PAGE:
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Posted August 7, 2017

millennial travel trends


Millennials are now the largest demographic group. It’d be hard to miss that news, unless you’ve spent the past couple years in a cave, disconnected. Countless articles and research papers have been written about this massive group — 79 million in the US and nearly 14 million in the UK.

Representing 25% of US business travelers, they are more likely to be a “bleisure” traveler than older business travelers, and it’s estimated they will spend $1.4 trillion annually on travel before 2020. ( Does focusing on their needs mean jeopardizing long-standing relationships with older travelers?  Not necessarily.

It’s about the experience

What are millennials embracing that appeals to others? First and foremost — valuing their experience versus valuing things.

In a blog post last year, Clayton Reid (CEO of MMGY Global) describes it wonderfully:

“In many cases today it is more important to visit Kenya than it is to wear the latest Jimmy Choos. Partly due to a truly new spirit amongst 20- and 30-year-olds to see the world and share emotional memories with a larger worldview, and partly because these experiences can be merchandised online as ego-currency. Increasingly, we see this as a common motif with older consumers, too – the creation of experiences that are new, unique and shareable.”

Many studies and surveys are out there on the subject of millennial travel and buying habits, and the overall findings are the same:

  • 75% wish to travel abroad as much as possible
  • 86% travel to experience a new culture
  • 78% want to learn something new from their travels
  • 72% of millennials would spend money on experiences versus material goods
  • Millennial business travelers are less interested in an accommodation’s amenities than what they can do close by

“Experiences” might be ecotourism tours (Borneo), competitive travel (rickshaw races), vanishing destinations (Machu Picchu), newly open places (Cuba), or simply traveling to an ordinary destination and using Airbnb to stay at a local’s home. The common denominator is a creative itinerary offering a very real, very personal experience.

Must stay connected

In a recent report, GBTA found that more than 54% of all business travelers use social media sites at least once a day, and another study found that 97% of millennials post whether traveling for business, leisure or “bleisure”(75% post daily). Social media use by GenXers and Boomers business travelers is now 56% and 34%, respectively.

More than staying connected and updating friends and family about their trip, social media sites give millennials inspiration. In an article last year, Internet Marketing Inc. included an infographic that reported 76% of millennials select their travel location based on friends’ recommendations and 87% use Facebook for inspiration.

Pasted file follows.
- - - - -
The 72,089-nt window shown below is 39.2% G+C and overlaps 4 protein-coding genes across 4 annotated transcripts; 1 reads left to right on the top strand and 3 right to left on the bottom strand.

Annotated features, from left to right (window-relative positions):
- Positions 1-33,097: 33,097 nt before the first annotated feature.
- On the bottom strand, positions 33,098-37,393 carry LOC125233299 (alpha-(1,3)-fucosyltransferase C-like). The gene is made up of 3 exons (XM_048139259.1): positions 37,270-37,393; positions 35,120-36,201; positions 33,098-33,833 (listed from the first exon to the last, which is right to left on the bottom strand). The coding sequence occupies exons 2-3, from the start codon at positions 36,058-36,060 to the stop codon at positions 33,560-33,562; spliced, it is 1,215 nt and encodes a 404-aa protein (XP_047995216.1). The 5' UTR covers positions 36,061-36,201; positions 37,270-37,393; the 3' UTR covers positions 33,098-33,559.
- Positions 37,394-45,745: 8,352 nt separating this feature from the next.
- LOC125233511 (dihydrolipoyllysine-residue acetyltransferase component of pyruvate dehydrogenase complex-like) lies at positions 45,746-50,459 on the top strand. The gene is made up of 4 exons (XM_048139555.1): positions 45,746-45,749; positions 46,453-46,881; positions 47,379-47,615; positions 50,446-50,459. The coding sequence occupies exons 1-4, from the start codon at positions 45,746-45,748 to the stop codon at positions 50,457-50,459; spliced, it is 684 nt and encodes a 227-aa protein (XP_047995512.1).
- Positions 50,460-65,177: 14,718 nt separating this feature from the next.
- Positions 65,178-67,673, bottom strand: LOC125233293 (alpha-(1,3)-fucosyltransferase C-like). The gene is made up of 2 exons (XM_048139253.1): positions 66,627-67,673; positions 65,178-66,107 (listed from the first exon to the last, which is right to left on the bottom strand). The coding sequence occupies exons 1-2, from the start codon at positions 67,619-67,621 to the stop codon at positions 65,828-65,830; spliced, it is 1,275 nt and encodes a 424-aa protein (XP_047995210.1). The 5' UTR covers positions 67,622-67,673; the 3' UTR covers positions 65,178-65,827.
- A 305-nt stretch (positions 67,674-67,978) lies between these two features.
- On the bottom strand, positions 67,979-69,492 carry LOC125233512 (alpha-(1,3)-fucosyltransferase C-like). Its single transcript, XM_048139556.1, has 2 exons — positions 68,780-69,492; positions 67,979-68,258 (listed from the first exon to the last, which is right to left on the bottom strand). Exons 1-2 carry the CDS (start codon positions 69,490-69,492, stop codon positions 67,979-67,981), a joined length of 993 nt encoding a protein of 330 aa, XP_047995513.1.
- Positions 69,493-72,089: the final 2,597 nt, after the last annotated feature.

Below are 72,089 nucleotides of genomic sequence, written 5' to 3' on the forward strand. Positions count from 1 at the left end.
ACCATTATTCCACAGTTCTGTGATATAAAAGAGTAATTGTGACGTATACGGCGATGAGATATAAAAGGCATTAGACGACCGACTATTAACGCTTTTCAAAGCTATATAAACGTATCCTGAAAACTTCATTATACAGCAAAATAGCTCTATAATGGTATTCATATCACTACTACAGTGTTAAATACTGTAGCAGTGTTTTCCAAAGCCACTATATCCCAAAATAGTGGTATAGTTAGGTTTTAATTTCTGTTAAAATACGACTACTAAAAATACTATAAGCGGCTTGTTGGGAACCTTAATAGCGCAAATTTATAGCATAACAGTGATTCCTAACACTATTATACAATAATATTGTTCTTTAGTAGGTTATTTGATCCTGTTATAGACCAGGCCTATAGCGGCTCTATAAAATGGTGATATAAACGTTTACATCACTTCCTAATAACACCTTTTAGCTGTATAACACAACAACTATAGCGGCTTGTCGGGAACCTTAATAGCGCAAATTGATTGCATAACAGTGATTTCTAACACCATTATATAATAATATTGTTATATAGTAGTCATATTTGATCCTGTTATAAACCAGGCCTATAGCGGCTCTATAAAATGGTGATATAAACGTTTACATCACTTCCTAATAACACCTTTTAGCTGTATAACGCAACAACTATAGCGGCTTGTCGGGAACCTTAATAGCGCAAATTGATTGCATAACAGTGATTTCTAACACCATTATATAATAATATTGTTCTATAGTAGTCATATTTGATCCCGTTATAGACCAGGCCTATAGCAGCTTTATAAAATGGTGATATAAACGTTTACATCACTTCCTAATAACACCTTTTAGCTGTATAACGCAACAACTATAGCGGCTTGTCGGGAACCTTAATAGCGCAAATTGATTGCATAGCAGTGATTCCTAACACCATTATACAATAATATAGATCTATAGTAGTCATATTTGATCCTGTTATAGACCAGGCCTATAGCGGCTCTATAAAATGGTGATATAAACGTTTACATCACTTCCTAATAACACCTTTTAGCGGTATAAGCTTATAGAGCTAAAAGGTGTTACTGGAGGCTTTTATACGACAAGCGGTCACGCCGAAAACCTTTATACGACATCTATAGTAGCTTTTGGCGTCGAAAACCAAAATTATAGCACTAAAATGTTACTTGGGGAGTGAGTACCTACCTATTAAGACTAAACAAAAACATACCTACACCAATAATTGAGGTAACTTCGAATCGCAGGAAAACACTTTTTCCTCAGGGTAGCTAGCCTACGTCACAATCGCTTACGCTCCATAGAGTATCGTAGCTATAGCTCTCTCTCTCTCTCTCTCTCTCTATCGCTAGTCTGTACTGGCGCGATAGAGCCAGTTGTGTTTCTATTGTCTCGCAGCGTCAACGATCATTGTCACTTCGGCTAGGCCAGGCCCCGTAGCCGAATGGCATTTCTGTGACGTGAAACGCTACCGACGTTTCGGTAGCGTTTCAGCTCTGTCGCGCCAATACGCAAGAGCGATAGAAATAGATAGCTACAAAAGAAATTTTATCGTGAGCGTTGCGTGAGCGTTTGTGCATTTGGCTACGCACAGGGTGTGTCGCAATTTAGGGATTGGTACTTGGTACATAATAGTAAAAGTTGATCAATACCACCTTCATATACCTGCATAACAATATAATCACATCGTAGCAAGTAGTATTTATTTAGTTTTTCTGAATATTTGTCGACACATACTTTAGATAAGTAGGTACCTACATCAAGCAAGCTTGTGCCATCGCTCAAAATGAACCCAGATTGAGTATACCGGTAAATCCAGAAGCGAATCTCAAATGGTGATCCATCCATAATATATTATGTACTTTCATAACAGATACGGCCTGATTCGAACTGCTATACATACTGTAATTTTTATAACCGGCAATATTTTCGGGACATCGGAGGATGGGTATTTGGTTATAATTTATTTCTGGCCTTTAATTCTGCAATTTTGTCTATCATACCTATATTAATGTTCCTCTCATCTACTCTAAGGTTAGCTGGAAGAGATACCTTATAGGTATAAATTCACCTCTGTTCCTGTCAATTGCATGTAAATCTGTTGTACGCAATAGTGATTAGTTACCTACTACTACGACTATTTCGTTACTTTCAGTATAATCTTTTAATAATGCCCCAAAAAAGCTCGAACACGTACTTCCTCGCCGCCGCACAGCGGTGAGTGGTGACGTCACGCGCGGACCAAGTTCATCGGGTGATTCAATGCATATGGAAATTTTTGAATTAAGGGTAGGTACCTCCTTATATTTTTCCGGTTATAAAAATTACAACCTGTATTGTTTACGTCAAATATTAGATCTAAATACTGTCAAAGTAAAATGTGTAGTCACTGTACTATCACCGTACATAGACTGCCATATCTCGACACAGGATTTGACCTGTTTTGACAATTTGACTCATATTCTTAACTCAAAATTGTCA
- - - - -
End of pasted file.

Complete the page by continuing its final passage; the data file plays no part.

Born with earbuds and texting thumbs, millennials are arguably the most tech-savvy, tech-demanding, tech-visionary generation. More than early adopters, they created our evolving social media world. It may start with them, but GenXers and Boomers follow.

Sharing the journey

Millennial business travelers gravitate to ridesharing and home sharing services. In fact, 44% of millennials prefer to use vacation rental services like Airbnb ( In their white paper “2016 – What it Tells Us About 2017,” MMGY Global reports that 24% of all US travelers used sharing services on vacation in 2016 – a 6% increase over 2015.

The expansion of these services continues with 50% of corporate travel policies worldwide now including ridesharing services (GBTA). As Deloitte’s 2017 outlook for the travel and hospitality industry reports, “late in 2016, ridesharing receipts exceeded traditional ground transportation for the first time ever among business travelers.”

Using shared services is another way to make a trip personal and unique. Travelers can develop an itinerary with real interactions and “off-the-beaten-path” experiences.

Each of these three trends in travel, credited to the millennials, demonstrate that this generation continues to disrupt. They demand travel that is uniquely designed for them and offers authentic experiences they can easily share with friends and family (while making them jealous too).  Sounds like travel with ageless appeal.


Karen Galles

Karen Galles recognizes that each client has unique needs. Tapping into her travel industry experience, Karen is someone who loves to investigate, collaborate and find creative solutions to achieve success. Karen previously worked for companies including roomlia, Expedia and Certified Vacations. She graduated from Niagara University and holds a Bachelor of Science (B.S.) in Tourism and French.